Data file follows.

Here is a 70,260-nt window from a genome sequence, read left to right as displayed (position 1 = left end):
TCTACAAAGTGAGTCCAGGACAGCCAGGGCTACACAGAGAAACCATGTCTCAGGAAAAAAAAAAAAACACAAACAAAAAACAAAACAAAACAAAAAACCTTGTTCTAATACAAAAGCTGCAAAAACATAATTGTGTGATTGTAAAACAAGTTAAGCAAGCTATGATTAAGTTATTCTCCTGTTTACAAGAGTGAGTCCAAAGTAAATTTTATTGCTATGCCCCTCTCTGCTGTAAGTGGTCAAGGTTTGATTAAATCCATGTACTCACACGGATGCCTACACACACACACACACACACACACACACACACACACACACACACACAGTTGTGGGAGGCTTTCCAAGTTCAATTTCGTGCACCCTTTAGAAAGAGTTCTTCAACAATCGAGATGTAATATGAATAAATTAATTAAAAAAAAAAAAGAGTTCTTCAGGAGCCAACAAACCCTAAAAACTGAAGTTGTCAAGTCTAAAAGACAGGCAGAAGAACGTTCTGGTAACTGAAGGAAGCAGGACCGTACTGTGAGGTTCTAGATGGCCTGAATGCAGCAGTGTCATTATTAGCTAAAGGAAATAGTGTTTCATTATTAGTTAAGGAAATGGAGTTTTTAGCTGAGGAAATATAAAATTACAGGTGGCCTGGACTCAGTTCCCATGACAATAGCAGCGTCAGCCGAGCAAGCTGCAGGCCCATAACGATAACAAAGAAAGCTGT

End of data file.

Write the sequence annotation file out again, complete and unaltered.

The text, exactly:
Here is a 70,260-nt window from a genome sequence, read left to right as displayed (position 1 = left end):
TCTACAAAGTGAGTCCAGGACAGCCAGGGCTACACAGAGAAACCATGTCTCAGGAAAAAAAAAAAAACACAAACAAAAAACAAAACAAAACAAAAAACCTTGTTCTAATACAAAAGCTGCAAAAACATAATTGTGTGATTGTAAAACAAGTTAAGCAAGCTATGATTAAGTTATTCTCCTGTTTACAAGAGTGAGTCCAAAGTAAATTTTATTGCTATGCCCCTCTCTGCTGTAAGTGGTCAAGGTTTGATTAAATCCATGTACTCACACGGATGCCTACACACACACACACACACACACACACACACACACACACACACACACAGTTGTGGGAGGCTTTCCAAGTTCAATTTCGTGCACCCTTTAGAAAGAGTTCTTCAACAATCGAGATGTAATATGAATAAATTAATTAAAAAAAAAAAAGAGTTCTTCAGGAGCCAACAAACCCTAAAAACTGAAGTTGTCAAGTCTAAAAGACAGGCAGAAGAACGTTCTGGTAACTGAAGGAAGCAGGACCGTACTGTGAGGTTCTAGATGGCCTGAATGCAGCAGTGTCATTATTAGCTAAAGGAAATAGTGTTTCATTATTAGTTAAGGAAATGGAGTTTTTAGCTGAGGAAATATAAAATTACAGGTGGCCTGGACTCAGTTCCCATGACAATAGCAGCGTCAGCCGAGCAAGCTGCAGGCCCATAACGATAACAAAGAAAGCTGT